As for my own journey with music, thankfully, I’ve come a long way in the past 10 years. I no longer believe that God only approves of music created by dead white guys or that I’m supposed to write a book advancing that point of view. And the music of Steve Green and Michael Card ended up opening up a new world to me–I even ended up touring with Mike for a season, as a part of his road crew. Like Matthew, I’m thankful that we don’t stay who we were as children, thankful for grace to grow, thankful for hope.

Read the first chapter of Hear No Evil.

Buy the book from Amazon.

Matthew’s son, Elias, convincing you to buy the book.


17 Comments

  1. rebekka

    Hillarious! Especially the part about Belmont…I have first-hand experience with the Holy Ghost in the admissions office. So funny. I’ve got to read this.

  2. Amy

    Great review of a great book, Chasing Amy was my favorite story in the collection.

    I just read this yesterday in the warm sunshine and enjoyed laughing, remembering, but also it made me think a little about just how much I’ve changed and I’m so glad for it.

  3. Profile photo of Andrew Peterson

    Andrew Peterson

    @andrew

    Great post, Stephen. I’ve known Matthew for years now (I played at the DC Jammin’ Java when he managed it) and am happy to see him grow as a writer. I was on the phone this afternoon with Fred, the drummer from a band I was in back in 1992, and am always deeply grateful that I’m not who I was then. And maybe it’s not that I’ve changed so much. Maybe it’s that I’m growing farther from who I was trying to be and closer to who Christ has made me.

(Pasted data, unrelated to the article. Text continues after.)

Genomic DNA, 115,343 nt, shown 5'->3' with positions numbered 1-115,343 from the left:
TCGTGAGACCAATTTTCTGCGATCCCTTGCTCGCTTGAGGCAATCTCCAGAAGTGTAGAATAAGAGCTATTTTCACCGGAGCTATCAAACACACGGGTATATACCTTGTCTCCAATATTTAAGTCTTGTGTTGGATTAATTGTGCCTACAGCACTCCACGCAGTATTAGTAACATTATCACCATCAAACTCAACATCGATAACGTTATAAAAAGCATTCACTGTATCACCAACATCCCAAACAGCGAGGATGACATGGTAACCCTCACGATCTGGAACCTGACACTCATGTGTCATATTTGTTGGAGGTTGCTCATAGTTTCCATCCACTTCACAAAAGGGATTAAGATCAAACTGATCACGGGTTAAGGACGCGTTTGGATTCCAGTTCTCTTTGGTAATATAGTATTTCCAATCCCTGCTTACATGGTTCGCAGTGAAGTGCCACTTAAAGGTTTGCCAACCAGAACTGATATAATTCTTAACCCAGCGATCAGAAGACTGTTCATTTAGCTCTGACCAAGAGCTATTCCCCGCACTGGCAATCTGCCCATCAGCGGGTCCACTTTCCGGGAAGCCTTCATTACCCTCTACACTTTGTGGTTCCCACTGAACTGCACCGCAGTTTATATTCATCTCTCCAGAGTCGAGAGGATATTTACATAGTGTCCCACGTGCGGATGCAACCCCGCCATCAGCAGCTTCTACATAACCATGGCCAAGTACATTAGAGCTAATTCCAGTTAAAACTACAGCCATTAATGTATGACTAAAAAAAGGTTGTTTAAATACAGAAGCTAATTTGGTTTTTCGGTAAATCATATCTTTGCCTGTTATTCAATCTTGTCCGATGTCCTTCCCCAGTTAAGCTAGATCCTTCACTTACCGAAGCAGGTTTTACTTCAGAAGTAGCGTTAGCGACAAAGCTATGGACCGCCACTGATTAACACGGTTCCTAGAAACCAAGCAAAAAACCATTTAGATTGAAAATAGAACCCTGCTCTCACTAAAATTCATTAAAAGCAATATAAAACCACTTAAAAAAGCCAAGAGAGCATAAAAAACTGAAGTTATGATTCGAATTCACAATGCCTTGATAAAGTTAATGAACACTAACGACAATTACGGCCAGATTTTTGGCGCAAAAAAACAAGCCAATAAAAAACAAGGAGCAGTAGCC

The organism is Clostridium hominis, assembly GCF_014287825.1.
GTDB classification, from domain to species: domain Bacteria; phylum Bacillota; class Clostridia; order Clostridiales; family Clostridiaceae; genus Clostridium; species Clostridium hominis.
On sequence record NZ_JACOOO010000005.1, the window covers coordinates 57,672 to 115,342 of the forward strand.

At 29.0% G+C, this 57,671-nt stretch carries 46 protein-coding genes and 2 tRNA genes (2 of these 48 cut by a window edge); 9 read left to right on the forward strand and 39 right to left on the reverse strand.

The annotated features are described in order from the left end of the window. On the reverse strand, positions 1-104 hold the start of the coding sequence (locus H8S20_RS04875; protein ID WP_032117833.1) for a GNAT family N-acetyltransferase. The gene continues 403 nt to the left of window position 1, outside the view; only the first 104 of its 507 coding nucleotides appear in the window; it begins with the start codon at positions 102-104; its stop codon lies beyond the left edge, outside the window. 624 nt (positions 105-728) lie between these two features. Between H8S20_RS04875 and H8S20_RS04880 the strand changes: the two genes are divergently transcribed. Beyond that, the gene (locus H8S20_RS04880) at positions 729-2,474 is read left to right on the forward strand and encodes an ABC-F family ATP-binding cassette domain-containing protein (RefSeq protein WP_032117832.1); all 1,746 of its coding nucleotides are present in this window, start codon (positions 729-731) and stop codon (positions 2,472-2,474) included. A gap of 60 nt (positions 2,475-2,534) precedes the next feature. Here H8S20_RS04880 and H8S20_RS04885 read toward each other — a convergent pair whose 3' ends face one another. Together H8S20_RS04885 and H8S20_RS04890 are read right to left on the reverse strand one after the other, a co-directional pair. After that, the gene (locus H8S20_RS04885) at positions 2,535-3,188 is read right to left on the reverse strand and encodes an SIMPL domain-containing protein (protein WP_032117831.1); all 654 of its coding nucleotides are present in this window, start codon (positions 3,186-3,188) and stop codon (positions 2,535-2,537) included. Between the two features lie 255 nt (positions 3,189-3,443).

4. Tabitha Croucher

    Stephen, great review. Glad I got to know you better in your post- ‘Rock (and Michael Card) music is evil’ phase. I don’t know if we could have gotten along. But didn’t you know that Mike is the ‘broccoli’ of Xian music? how could broccoli be rock?

  5. David H

    Some of the best records I ever owned came out of a dumpster at my Christian college.

    I attended Messiah College in the late 1970s and early 1980s after growing up on lectures regarding the evils of rock music. I just happened to take up residence in a Messiah dorm only a few days before the school radio station, no doubt guided by the Holy Spirit, decided to purge their record racks of all demon LPs.

    Some of my dorm mates had not been raised quite as properly as myself and two of them stood outside the dumpster as I hoisted albums into the air and inquired: “What about this one?”